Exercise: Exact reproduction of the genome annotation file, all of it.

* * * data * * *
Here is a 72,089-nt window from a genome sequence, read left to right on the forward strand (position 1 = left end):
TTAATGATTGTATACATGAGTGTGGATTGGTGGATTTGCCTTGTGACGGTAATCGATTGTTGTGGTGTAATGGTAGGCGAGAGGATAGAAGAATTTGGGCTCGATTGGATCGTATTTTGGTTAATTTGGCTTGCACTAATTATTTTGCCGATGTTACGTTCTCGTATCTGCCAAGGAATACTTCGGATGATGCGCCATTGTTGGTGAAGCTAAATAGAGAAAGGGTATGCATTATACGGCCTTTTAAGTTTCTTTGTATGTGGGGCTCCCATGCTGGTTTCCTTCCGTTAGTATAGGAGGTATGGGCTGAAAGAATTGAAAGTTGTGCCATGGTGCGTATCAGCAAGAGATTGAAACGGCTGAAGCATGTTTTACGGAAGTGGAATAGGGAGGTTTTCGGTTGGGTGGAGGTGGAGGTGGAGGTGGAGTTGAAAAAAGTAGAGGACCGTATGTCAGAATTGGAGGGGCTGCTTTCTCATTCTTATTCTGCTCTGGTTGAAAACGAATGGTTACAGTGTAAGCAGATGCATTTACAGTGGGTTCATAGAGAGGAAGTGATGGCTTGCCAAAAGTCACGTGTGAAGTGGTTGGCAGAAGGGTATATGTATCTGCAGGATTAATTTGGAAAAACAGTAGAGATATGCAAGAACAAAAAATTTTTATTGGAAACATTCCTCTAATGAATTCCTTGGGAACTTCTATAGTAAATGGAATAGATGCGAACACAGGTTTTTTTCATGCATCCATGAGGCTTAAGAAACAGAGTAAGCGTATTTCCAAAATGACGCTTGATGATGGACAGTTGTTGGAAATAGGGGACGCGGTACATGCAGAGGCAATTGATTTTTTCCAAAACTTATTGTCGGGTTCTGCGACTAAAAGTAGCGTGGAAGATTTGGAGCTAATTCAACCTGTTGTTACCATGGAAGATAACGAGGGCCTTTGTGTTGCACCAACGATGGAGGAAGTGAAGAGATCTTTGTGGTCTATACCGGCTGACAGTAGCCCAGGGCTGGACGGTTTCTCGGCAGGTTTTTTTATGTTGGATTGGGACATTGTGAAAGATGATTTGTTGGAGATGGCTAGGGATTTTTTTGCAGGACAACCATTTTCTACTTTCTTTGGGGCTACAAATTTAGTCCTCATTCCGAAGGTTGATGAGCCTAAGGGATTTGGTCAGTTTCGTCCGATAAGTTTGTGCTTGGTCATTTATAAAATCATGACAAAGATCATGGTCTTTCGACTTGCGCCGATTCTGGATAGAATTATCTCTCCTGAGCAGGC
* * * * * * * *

Here is a 72,089-nt window from a genome sequence, read left to right on the forward strand (position 1 = left end):
TTAATGATTGTATACATGAGTGTGGATTGGTGGATTTGCCTTGTGACGGTAATCGATTGTTGTGGTGTAATGGTAGGCGAGAGGATAGAAGAATTTGGGCTCGATTGGATCGTATTTTGGTTAATTTGGCTTGCACTAATTATTTTGCCGATGTTACGTTCTCGTATCTGCCAAGGAATACTTCGGATGATGCGCCATTGTTGGTGAAGCTAAATAGAGAAAGGGTATGCATTATACGGCCTTTTAAGTTTCTTTGTATGTGGGGCTCCCATGCTGGTTTCCTTCCGTTAGTATAGGAGGTATGGGCTGAAAGAATTGAAAGTTGTGCCATGGTGCGTATCAGCAAGAGATTGAAACGGCTGAAGCATGTTTTACGGAAGTGGAATAGGGAGGTTTTCGGTTGGGTGGAGGTGGAGGTGGAGGTGGAGTTGAAAAAAGTAGAGGACCGTATGTCAGAATTGGAGGGGCTGCTTTCTCATTCTTATTCTGCTCTGGTTGAAAACGAATGGTTACAGTGTAAGCAGATGCATTTACAGTGGGTTCATAGAGAGGAAGTGATGGCTTGCCAAAAGTCACGTGTGAAGTGGTTGGCAGAAGGGTATATGTATCTGCAGGATTAATTTGGAAAAACAGTAGAGATATGCAAGAACAAAAAATTTTTATTGGAAACATTCCTCTAATGAATTCCTTGGGAACTTCTATAGTAAATGGAATAGATGCGAACACAGGTTTTTTTCATGCATCCATGAGGCTTAAGAAACAGAGTAAGCGTATTTCCAAAATGACGCTTGATGATGGACAGTTGTTGGAAATAGGGGACGCGGTACATGCAGAGGCAATTGATTTTTTCCAAAACTTATTGTCGGGTTCTGCGACTAAAAGTAGCGTGGAAGATTTGGAGCTAATTCAACCTGTTGTTACCATGGAAGATAACGAGGGCCTTTGTGTTGCACCAACGATGGAGGAAGTGAAGAGATCTTTGTGGTCTATACCGGCTGACAGTAGCCCAGGGCTGGACGGTTTCTCGGCAGGTTTTTTTATGTTGGATTGGGACATTGTGAAAGATGATTTGTTGGAGATGGCTAGGGATTTTTTTGCAGGACAACCATTTTCTACTTTCTTTGGGGCTACAAATTTAGTCCTCATTCCGAAGGTTGATGAGCCTAAGGGATTTGGTCAGTTTCGTCCGATAAGTTTGTGCTTGGTCATTTATAAAATCATGACAAAGATCATGGTCTTTCGACTTGCGCCGATTCTGGATAGAATTATCTCTCCTGAGCAGGC